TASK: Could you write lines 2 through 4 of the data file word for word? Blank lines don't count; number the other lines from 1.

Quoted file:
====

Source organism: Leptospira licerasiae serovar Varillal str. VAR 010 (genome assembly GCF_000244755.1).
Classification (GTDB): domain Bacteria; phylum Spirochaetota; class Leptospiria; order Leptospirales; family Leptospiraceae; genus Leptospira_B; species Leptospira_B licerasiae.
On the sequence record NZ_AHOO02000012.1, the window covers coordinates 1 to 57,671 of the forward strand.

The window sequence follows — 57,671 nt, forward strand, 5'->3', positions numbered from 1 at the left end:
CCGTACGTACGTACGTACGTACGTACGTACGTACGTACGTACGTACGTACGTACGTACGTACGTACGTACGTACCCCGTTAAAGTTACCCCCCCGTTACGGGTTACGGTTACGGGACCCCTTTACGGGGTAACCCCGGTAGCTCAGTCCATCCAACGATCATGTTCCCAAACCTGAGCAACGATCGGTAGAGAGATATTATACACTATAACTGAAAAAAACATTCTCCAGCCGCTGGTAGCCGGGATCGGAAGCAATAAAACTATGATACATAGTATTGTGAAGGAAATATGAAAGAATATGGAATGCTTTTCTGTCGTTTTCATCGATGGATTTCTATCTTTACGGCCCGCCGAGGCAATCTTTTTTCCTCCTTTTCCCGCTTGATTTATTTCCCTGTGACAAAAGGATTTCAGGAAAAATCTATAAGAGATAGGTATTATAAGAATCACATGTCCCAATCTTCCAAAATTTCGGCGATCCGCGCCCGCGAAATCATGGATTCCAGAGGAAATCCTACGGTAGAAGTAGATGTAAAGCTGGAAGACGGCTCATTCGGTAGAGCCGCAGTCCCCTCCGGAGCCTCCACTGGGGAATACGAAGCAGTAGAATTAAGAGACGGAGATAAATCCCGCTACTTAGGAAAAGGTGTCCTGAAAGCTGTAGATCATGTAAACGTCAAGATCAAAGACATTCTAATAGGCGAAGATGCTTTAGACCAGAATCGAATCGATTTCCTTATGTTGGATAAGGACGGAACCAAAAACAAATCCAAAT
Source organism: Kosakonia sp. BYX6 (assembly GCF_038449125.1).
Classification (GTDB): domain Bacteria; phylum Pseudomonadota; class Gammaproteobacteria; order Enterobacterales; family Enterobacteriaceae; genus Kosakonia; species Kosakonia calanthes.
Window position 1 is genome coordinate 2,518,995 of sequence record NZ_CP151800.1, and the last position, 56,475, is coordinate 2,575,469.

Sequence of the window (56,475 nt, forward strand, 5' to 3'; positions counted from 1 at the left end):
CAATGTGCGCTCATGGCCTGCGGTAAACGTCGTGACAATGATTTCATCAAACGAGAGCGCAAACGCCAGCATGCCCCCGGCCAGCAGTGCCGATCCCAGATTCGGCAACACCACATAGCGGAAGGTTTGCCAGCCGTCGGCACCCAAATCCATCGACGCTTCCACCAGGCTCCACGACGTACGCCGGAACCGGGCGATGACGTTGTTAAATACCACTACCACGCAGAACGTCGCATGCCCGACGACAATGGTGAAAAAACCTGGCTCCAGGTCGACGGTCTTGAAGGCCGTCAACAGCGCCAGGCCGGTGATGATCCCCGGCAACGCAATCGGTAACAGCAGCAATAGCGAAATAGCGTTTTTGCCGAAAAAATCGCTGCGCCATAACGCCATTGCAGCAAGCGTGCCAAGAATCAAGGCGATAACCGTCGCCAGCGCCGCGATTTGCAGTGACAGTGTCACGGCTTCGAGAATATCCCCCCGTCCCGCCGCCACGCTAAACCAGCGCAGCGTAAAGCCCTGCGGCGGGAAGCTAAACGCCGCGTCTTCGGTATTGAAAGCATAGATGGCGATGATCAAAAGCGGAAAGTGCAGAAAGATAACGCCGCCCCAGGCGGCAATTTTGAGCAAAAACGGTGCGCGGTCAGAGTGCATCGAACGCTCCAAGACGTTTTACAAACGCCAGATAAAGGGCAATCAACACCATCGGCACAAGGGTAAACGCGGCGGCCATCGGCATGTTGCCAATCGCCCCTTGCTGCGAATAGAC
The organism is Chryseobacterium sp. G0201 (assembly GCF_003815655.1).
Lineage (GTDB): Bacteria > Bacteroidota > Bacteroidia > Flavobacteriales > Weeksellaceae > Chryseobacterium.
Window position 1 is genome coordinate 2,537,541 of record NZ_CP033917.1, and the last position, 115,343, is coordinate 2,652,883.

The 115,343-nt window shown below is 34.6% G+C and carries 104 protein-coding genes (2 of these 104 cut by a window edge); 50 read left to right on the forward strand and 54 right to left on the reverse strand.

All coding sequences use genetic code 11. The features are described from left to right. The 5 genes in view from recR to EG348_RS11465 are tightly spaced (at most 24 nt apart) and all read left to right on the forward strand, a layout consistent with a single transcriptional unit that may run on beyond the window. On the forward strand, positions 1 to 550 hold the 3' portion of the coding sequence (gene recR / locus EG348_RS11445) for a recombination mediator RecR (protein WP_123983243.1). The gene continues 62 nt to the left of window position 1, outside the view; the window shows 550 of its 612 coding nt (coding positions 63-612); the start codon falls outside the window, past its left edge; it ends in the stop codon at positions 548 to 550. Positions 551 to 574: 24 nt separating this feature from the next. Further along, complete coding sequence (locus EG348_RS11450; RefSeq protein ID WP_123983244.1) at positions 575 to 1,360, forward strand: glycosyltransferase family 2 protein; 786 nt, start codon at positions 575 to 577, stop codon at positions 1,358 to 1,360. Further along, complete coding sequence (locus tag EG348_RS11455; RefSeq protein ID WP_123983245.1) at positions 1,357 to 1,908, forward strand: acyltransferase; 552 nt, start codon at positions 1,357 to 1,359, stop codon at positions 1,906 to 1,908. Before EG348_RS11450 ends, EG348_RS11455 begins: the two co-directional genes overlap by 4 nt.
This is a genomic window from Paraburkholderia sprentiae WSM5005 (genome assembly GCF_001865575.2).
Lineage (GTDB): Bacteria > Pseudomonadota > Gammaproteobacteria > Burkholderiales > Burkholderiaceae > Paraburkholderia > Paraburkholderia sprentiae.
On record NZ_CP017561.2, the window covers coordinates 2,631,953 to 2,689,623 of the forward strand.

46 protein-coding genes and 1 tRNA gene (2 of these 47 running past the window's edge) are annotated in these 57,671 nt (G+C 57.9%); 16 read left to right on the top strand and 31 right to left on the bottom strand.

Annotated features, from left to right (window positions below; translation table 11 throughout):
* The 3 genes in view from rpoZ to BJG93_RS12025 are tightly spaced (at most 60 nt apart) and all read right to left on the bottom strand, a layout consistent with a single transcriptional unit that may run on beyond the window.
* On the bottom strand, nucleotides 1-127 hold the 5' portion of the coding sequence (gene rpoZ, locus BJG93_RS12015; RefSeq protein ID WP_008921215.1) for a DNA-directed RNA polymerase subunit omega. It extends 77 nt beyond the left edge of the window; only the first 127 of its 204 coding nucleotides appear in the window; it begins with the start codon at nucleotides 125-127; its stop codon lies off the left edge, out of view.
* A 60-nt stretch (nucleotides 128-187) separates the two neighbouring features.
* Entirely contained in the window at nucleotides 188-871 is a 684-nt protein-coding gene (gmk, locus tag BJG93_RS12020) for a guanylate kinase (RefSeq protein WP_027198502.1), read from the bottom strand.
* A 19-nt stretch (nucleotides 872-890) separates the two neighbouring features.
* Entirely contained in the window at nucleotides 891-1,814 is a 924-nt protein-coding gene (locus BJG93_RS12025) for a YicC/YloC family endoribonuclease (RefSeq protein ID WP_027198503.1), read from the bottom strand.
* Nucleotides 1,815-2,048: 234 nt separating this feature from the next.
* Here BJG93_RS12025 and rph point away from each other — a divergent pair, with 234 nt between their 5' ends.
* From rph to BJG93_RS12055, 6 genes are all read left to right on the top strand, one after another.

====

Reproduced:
Classification (GTDB): domain Bacteria; phylum Spirochaetota; class Leptospiria; order Leptospirales; family Leptospiraceae; genus Leptospira_B; species Leptospira_B licerasiae.
On the sequence record NZ_AHOO02000012.1, the window covers coordinates 1 to 57,671 of the forward strand.

The window sequence follows — 57,671 nt, forward strand, 5'->3', positions numbered from 1 at the left end: